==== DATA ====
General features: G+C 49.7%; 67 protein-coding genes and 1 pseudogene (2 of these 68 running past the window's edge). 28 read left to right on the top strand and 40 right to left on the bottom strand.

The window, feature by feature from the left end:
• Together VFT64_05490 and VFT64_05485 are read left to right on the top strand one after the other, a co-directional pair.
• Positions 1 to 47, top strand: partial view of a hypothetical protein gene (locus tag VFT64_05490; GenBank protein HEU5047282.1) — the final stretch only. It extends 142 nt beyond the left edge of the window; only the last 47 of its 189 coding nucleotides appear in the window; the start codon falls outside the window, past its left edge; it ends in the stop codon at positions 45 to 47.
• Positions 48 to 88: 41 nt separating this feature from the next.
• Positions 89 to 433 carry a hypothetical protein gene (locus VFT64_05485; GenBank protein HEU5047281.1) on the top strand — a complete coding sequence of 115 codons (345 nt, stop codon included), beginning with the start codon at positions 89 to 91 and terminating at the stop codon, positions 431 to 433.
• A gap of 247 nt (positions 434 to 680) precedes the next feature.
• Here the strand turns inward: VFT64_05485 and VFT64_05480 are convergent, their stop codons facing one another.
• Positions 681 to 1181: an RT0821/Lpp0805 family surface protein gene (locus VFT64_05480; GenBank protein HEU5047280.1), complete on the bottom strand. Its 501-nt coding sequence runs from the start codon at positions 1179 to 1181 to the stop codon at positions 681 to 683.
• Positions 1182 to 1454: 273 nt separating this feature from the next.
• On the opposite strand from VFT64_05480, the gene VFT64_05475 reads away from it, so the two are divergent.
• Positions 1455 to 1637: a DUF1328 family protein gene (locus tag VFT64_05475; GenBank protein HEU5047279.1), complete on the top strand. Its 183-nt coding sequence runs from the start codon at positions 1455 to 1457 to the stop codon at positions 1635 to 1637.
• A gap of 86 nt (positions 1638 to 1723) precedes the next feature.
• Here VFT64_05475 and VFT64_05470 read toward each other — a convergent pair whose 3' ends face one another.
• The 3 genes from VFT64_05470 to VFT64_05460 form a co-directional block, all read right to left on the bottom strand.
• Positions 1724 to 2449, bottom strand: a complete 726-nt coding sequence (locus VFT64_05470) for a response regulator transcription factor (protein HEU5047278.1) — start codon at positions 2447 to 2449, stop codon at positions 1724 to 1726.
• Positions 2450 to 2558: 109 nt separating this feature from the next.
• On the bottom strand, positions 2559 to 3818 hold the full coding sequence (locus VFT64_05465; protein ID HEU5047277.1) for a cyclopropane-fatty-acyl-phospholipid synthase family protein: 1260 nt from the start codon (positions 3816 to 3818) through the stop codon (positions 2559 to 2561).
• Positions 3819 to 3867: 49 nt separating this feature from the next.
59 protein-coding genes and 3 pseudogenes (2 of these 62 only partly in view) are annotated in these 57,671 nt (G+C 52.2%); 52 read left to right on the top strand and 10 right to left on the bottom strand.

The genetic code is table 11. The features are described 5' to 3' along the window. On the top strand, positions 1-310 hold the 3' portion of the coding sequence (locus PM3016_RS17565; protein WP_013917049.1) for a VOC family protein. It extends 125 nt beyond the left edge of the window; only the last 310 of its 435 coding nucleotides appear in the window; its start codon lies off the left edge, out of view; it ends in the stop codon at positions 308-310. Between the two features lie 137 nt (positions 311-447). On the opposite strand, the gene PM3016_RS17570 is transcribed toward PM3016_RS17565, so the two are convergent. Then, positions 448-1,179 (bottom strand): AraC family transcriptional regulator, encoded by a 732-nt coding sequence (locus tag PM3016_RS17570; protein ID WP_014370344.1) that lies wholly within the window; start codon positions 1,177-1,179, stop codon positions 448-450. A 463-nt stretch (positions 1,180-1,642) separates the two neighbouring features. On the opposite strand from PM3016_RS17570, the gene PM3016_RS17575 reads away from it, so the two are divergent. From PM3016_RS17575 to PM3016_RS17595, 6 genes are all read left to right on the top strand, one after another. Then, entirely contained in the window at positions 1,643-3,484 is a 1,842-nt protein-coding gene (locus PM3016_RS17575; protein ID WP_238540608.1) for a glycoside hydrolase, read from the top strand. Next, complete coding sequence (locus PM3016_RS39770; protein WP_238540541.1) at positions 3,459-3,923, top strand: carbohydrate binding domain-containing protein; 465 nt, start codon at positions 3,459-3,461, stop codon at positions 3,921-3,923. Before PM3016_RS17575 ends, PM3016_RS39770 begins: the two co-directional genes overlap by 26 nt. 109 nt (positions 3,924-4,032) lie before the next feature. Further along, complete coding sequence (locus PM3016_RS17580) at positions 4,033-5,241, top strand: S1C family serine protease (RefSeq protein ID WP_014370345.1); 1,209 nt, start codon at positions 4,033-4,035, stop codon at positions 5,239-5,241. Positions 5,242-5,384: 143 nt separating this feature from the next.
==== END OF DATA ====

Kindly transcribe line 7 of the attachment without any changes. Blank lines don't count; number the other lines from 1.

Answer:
• A gap of 247 nt (positions 434 to 680) precedes the next feature.